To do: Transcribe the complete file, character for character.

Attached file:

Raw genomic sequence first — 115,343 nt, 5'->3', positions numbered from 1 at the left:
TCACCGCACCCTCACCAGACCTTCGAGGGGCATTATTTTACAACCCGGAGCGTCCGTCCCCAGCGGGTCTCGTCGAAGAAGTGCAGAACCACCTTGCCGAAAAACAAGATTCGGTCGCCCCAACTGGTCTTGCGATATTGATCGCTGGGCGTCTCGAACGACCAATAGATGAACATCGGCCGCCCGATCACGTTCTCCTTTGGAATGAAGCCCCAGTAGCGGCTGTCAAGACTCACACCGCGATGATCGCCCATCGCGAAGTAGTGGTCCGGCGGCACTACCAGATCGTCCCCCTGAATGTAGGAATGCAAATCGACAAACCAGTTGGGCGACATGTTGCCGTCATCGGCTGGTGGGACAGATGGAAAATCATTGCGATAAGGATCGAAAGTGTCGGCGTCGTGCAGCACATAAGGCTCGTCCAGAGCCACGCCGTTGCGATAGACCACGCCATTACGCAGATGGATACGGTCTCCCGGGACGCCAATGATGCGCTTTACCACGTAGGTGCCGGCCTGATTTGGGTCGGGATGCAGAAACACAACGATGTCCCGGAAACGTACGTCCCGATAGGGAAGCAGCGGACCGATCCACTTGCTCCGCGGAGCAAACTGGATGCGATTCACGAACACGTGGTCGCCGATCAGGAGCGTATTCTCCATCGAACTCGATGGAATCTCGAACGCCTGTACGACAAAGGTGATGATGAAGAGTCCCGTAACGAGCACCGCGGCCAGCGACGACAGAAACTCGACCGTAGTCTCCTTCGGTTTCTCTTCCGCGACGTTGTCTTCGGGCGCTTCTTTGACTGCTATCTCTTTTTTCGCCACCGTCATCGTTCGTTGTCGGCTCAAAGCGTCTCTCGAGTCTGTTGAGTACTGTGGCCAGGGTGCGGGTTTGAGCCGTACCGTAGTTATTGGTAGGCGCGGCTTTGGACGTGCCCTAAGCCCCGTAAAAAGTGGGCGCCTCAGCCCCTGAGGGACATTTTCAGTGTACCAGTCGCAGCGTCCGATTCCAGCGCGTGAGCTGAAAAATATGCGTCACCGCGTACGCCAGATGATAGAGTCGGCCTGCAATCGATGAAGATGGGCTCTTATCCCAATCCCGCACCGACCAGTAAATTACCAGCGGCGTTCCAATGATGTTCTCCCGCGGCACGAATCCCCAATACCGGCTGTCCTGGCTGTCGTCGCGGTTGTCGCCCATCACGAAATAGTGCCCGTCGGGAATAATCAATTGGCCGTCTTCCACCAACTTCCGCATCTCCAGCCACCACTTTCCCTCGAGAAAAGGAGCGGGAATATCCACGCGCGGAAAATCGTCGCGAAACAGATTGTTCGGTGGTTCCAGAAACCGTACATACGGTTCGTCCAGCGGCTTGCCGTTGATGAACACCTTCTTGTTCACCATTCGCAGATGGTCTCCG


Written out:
Raw genomic sequence first — 115,343 nt, 5'->3', positions numbered from 1 at the left:
TCACCGCACCCTCACCAGACCTTCGAGGGGCATTATTTTACAACCCGGAGCGTCCGTCCCCAGCGGGTCTCGTCGAAGAAGTGCAGAACCACCTTGCCGAAAAACAAGATTCGGTCGCCCCAACTGGTCTTGCGATATTGATCGCTGGGCGTCTCGAACGACCAATAGATGAACATCGGCCGCCCGATCACGTTCTCCTTTGGAATGAAGCCCCAGTAGCGGCTGTCAAGACTCACACCGCGATGATCGCCCATCGCGAAGTAGTGGTCCGGCGGCACTACCAGATCGTCCCCCTGAATGTAGGAATGCAAATCGACAAACCAGTTGGGCGACATGTTGCCGTCATCGGCTGGTGGGACAGATGGAAAATCATTGCGATAAGGATCGAAAGTGTCGGCGTCGTGCAGCACATAAGGCTCGTCCAGAGCCACGCCGTTGCGATAGACCACGCCATTACGCAGATGGATACGGTCTCCCGGGACGCCAATGATGCGCTTTACCACGTAGGTGCCGGCCTGATTTGGGTCGGGATGCAGAAACACAACGATGTCCCGGAAACGTACGTCCCGATAGGGAAGCAGCGGACCGATCCACTTGCTCCGCGGAGCAAACTGGATGCGATTCACGAACACGTGGTCGCCGATCAGGAGCGTATTCTCCATCGAACTCGATGGAATCTCGAACGCCTGTACGACAAAGGTGATGATGAAGAGTCCCGTAACGAGCACCGCGGCCAGCGACGACAGAAACTCGACCGTAGTCTCCTTCGGTTTCTCTTCCGCGACGTTGTCTTCGGGCGCTTCTTTGACTGCTATCTCTTTTTTCGCCACCGTCATCGTTCGTTGTCGGCTCAAAGCGTCTCTCGAGTCTGTTGAGTACTGTGGCCAGGGTGCGGGTTTGAGCCGTACCGTAGTTATTGGTAGGCGCGGCTTTGGACGTGCCCTAAGCCCCGTAAAAAGTGGGCGCCTCAGCCCCTGAGGGACATTTTCAGTGTACCAGTCGCAGCGTCCGATTCCAGCGCGTGAGCTGAAAAATATGCGTCACCGCGTACGCCAGATGATAGAGTCGGCCTGCAATCGATGAAGATGGGCTCTTATCCCAATCCCGCACCGACCAGTAAATTACCAGCGGCGTTCCAATGATGTTCTCCCGCGGCACGAATCCCCAATACCGGCTGTCCTGGCTGTCGTCGCGGTTGTCGCCCATCACGAAATAGTGCCCGTCGGGAATAATCAATTGGCCGTCTTCCACCAACTTCCGCATCTCCAGCCACCACTTTCCCTCGAGAAAAGGAGCGGGAATATCCACGCGCGGAAAATCGTCGCGAAACAGATTGTTCGGTGGTTCCAGAAACCGTACATACGGTTCGTCCAGCGGCTTGCCGTTGATGAACACCTTCTTGTTCACCATTCGCAGATGGTCTCCG